Supporting Alternative Crop Options Through Improved Fertility Recommendations for Canola in Central and South Texas

Project Overview

OS18-119
Project Type: On-Farm Research
Funds awarded in 2018: $14,811.00
Projected End Date: 09/14/2021
Grant Recipient: Texas A&M University
Region: Southern
State: Texas
Principal Investigator:
Fernando Guillen-Portal
Texas A&M University

Commodities

  • Agronomic: canola

Practices

  • Crop Production: fertilizers, nutrient management
  • Education and Training: extension, on-farm/ranch research

    Proposal abstract:

    U.S. wheat acres have dropped to the lowest since the early 1900s (USDA-NASS, 2017). In general, producers need more crop options in their cropping systems to diversify and take advantage of alternative markets, but this is especially true for wheat.

    Wheat is a cool-season crop and is one of the two top crops planted in Texas (4.7 million acres; USDA-NASS, 2017). All other dominate crops in Texas are warm season. Since there are few cool season crop rotation options, rotating warm season crops with wheat generally leads to a prolonged fallow period from early summer through the following spring before the subsequent crop can be planted. Fallow ground is less economically productive in areas with adequate rainfall and it does not provide any soil health benefits. Alternatively, a cool season rotational crop would shorten fallow periods and be a more sustainable choice by providing ground cover for more months out of the year.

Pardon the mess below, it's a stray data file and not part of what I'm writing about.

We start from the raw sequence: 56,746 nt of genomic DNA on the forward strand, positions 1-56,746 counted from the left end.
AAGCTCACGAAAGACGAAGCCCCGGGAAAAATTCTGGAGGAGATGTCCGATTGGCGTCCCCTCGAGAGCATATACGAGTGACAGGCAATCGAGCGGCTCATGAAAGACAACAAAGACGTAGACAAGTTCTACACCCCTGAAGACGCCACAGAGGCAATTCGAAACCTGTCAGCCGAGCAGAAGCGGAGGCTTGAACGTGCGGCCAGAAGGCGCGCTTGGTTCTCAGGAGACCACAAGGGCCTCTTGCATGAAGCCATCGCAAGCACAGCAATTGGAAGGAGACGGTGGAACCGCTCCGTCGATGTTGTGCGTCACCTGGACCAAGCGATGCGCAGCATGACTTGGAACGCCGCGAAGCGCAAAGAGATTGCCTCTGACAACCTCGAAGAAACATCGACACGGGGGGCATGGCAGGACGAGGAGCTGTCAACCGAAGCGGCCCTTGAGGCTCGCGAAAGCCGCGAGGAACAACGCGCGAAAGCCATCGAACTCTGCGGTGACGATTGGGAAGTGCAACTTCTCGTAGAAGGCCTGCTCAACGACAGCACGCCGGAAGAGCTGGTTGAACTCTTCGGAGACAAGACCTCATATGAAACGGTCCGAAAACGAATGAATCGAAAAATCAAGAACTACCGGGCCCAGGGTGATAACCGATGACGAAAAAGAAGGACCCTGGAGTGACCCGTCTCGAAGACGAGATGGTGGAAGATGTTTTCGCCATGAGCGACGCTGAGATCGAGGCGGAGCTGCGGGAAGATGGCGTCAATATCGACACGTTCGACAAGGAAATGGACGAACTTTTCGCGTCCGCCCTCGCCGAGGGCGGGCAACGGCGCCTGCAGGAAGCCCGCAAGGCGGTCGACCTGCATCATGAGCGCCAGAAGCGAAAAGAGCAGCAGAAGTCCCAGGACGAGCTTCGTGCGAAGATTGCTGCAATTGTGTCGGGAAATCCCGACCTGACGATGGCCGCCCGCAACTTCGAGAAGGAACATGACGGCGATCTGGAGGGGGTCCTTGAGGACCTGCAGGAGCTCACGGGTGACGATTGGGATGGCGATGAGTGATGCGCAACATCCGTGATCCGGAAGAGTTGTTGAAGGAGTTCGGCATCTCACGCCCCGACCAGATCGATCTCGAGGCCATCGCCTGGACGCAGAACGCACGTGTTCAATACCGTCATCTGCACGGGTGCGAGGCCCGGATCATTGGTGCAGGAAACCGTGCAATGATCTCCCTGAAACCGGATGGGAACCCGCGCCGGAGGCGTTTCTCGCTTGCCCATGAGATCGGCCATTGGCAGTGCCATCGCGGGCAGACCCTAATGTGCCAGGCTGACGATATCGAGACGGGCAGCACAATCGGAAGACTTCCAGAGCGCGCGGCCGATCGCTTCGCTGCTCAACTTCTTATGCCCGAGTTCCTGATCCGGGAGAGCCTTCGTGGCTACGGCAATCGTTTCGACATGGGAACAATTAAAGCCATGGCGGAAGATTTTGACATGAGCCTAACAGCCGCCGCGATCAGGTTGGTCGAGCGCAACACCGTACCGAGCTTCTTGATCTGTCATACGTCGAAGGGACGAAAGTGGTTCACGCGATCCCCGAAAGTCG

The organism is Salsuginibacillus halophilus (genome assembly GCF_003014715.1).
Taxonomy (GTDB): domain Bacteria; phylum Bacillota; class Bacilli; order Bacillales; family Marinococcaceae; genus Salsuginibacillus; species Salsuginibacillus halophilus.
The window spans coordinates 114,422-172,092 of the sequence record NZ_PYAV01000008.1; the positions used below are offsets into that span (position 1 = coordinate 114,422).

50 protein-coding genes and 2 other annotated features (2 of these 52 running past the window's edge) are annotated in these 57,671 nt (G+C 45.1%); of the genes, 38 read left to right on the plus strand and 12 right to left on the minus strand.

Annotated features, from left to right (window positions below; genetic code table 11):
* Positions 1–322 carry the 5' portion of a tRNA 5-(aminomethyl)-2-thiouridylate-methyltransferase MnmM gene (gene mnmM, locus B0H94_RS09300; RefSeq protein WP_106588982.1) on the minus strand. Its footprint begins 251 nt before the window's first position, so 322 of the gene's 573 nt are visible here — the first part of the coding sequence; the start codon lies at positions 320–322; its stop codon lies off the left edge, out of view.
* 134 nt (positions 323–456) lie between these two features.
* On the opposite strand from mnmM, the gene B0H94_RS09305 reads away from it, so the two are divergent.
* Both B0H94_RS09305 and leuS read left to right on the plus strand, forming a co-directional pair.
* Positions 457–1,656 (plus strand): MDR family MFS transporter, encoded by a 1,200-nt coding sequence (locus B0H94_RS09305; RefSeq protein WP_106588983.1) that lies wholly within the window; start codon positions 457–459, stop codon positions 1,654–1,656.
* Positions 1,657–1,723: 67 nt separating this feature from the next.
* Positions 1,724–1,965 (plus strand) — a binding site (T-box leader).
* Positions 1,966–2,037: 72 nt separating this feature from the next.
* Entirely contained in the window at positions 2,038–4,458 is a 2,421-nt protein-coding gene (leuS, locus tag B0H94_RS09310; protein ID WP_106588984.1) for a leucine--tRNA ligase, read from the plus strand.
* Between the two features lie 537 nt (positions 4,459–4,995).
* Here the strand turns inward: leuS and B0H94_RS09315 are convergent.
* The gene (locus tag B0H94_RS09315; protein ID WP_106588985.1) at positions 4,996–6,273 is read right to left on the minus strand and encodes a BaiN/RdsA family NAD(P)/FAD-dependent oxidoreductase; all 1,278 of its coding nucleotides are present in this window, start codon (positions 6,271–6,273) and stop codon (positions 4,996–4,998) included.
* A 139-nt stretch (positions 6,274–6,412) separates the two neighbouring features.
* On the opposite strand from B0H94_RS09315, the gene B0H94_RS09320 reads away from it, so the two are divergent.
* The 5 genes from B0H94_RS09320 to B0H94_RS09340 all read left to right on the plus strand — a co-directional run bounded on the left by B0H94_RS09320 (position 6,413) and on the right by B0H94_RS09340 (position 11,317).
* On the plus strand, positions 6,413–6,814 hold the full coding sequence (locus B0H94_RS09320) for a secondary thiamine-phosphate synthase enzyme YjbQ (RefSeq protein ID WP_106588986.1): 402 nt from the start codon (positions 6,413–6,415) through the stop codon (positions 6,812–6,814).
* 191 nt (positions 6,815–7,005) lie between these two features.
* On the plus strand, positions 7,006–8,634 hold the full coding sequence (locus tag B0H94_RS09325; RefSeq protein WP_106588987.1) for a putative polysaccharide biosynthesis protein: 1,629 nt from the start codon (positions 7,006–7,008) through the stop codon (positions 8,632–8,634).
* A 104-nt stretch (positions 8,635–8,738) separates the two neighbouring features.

In response, work is underway to evaluate canola production in Texas. With the identification of adapted cultivars, more agronomic work needs to be done to identify proper management practices. One of the biggest obstacles in canola production is getting a good stand establishment. While canola can be a robust crop and tolerate many weather extremes once established, it is quite vulnerable as a young seedling (Martin et al., 2001). A nutrient deficiency at this stage is likely to reduce plant stands and plant vigor, but little to no work has been done on canola fertility on Texas soils, particularly in the Texas Blacklands Region. One proven method to assist in stand establishment and early season vigor is through the use of starter fertilizer.

    This project aims to increase sustainability by promoting the adoption of canola, a potential rotational crop for the Blacklands Region of Texas, which if successful would shorten fallow periods in wheat rotations, and improve weed control through better chemical rotation. By focusing on fertility, this study will determine best in-furrow rates for starter fertilizer that maximize economic returns for canola, and reduce residual nutrients in the soil, lowering risk of off-site movement into waterways.

    Project objectives from proposal:

    This project aims to increase sustainability by promoting the adoption of canola, a potential rotational crop for the Blacklands Region of Texas, which if successful would shorten fallow periods in wheat rotations, and improve weed control through better chemical rotation. By focusing on fertility, this study will determine best in-furrow rates for starter fertilizer that maximize economic returns for canola, and reduce residual nutrients in the soil, lowering risk of off-site movement into waterways.

    Any opinions, findings, conclusions, or recommendations expressed in this publication are those of the author(s) and do not necessarily reflect the view of the U.S. Department of Agriculture or SARE.